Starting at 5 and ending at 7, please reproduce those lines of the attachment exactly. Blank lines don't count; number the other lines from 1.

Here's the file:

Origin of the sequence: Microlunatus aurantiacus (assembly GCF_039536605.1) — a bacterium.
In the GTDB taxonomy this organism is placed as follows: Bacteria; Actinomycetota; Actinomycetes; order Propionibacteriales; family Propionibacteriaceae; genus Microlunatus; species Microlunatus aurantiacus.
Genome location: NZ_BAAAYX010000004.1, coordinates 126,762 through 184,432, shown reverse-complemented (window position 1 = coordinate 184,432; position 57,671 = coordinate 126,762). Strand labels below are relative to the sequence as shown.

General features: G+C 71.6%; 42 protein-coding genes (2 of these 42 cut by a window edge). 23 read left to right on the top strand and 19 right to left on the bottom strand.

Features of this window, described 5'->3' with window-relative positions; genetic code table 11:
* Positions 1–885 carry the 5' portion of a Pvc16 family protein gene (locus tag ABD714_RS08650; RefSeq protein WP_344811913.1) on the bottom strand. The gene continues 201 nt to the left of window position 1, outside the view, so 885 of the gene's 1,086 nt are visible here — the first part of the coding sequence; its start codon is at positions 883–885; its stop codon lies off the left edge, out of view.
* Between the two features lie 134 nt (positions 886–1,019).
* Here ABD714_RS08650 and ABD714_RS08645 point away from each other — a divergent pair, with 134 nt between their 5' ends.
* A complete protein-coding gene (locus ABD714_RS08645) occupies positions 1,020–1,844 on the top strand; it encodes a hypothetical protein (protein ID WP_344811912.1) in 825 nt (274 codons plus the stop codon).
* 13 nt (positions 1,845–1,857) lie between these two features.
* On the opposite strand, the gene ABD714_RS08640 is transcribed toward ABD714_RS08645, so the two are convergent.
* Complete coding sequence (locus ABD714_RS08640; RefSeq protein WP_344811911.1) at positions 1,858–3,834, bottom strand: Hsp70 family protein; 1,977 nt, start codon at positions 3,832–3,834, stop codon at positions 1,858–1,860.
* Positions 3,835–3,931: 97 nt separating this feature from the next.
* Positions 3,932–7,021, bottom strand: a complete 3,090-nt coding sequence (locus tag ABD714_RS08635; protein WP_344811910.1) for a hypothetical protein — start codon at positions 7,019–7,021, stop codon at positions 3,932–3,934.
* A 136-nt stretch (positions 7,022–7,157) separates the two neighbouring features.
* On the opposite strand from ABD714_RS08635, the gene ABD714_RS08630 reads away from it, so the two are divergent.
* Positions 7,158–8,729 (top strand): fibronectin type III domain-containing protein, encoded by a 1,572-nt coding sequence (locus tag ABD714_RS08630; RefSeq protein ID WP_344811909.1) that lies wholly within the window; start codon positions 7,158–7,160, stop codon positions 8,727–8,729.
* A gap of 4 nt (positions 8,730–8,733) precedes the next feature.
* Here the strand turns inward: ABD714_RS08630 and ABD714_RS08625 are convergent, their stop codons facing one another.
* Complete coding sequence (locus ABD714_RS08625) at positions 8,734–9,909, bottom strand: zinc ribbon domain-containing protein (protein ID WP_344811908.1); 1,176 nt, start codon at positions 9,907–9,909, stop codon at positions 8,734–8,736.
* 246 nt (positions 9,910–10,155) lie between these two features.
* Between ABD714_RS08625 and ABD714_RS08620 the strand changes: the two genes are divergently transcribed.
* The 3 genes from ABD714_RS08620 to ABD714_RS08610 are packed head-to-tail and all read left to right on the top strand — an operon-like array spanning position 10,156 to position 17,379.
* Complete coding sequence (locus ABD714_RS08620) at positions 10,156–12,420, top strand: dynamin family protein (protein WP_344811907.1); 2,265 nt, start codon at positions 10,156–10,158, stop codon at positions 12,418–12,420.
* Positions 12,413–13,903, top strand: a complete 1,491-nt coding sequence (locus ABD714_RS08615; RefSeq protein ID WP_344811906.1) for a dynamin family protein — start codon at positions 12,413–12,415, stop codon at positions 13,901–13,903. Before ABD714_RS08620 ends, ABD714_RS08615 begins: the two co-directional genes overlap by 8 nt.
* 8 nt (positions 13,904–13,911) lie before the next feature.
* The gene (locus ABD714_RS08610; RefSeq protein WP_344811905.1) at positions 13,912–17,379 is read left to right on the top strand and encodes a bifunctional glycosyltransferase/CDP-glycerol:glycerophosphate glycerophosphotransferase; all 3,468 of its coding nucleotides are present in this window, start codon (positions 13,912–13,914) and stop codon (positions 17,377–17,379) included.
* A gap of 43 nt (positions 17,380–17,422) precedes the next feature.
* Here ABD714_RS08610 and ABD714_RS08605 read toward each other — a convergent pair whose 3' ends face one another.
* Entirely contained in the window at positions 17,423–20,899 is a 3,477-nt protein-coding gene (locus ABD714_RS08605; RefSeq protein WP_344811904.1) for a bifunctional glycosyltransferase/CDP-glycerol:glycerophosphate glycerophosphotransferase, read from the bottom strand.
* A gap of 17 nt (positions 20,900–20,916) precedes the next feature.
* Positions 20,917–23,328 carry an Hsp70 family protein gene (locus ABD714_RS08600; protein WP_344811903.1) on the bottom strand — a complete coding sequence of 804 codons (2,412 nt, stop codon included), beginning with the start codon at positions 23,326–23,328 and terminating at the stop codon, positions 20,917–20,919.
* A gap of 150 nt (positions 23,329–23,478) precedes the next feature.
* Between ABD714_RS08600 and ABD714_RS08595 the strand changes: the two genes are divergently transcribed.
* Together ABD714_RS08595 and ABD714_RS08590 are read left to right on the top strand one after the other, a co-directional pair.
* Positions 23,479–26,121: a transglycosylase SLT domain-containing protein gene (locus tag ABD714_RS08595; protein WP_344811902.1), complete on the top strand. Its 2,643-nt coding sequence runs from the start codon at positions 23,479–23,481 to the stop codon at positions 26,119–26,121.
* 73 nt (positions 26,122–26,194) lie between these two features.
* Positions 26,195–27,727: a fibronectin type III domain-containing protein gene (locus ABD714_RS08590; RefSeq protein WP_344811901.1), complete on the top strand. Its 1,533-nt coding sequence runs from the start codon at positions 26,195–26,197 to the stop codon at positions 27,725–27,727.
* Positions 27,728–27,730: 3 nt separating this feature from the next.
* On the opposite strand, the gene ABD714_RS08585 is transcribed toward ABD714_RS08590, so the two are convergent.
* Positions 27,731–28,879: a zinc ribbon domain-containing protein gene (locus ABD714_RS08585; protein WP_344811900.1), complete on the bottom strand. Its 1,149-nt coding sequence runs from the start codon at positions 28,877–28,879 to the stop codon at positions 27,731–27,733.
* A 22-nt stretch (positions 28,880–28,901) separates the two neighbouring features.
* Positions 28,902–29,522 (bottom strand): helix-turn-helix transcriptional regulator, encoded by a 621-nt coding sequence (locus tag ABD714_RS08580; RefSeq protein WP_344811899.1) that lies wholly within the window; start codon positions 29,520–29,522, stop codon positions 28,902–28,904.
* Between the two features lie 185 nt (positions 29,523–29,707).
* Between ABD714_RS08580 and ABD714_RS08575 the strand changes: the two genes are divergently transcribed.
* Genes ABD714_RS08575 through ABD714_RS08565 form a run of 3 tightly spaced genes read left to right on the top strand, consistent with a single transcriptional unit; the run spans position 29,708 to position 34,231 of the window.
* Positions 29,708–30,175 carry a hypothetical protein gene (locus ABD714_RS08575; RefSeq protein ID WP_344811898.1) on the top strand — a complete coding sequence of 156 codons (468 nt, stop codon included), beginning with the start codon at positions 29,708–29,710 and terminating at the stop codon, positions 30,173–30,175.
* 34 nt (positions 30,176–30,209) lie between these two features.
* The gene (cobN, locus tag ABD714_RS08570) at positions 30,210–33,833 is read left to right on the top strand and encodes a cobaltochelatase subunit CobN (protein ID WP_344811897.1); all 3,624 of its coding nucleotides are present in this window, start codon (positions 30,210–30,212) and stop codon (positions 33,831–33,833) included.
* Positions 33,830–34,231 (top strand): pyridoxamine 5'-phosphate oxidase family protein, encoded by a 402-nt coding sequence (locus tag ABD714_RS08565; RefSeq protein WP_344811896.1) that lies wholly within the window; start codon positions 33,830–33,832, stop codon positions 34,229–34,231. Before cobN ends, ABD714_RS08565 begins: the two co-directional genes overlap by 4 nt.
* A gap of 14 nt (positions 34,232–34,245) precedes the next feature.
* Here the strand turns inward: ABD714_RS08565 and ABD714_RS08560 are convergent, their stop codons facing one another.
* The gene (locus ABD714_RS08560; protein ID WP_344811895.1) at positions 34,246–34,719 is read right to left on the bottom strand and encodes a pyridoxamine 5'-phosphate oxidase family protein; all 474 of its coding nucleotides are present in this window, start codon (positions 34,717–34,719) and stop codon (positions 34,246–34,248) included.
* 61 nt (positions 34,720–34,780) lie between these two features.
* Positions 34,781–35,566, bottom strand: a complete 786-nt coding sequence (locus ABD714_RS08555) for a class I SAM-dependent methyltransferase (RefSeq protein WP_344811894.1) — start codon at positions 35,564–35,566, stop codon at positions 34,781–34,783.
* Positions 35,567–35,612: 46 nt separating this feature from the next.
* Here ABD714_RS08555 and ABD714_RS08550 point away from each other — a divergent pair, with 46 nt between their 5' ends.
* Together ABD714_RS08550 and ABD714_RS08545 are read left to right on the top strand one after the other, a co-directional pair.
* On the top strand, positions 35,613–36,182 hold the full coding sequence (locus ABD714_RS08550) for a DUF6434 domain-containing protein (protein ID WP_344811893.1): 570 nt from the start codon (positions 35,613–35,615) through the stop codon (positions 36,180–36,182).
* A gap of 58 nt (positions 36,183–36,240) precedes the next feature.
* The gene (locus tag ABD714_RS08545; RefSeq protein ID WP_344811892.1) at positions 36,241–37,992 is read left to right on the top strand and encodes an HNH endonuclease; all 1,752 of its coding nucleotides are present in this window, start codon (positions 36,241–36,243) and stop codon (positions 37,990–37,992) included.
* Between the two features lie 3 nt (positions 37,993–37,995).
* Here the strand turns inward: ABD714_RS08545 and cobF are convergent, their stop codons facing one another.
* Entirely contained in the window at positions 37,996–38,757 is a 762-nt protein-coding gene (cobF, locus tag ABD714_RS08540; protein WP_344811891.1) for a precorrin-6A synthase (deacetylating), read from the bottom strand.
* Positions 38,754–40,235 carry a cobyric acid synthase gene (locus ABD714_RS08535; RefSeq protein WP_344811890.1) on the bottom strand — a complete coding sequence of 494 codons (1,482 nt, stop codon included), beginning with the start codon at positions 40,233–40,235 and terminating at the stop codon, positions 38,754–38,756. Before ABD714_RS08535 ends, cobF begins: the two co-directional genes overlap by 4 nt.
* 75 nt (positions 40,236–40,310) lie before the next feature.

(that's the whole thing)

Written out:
Features of this window, described 5'->3' with window-relative positions; genetic code table 11:
* Positions 1–885 carry the 5' portion of a Pvc16 family protein gene (locus tag ABD714_RS08650; RefSeq protein WP_344811913.1) on the bottom strand. The gene continues 201 nt to the left of window position 1, outside the view, so 885 of the gene's 1,086 nt are visible here — the first part of the coding sequence; its start codon is at positions 883–885; its stop codon lies off the left edge, out of view.
* Between the two features lie 134 nt (positions 886–1,019).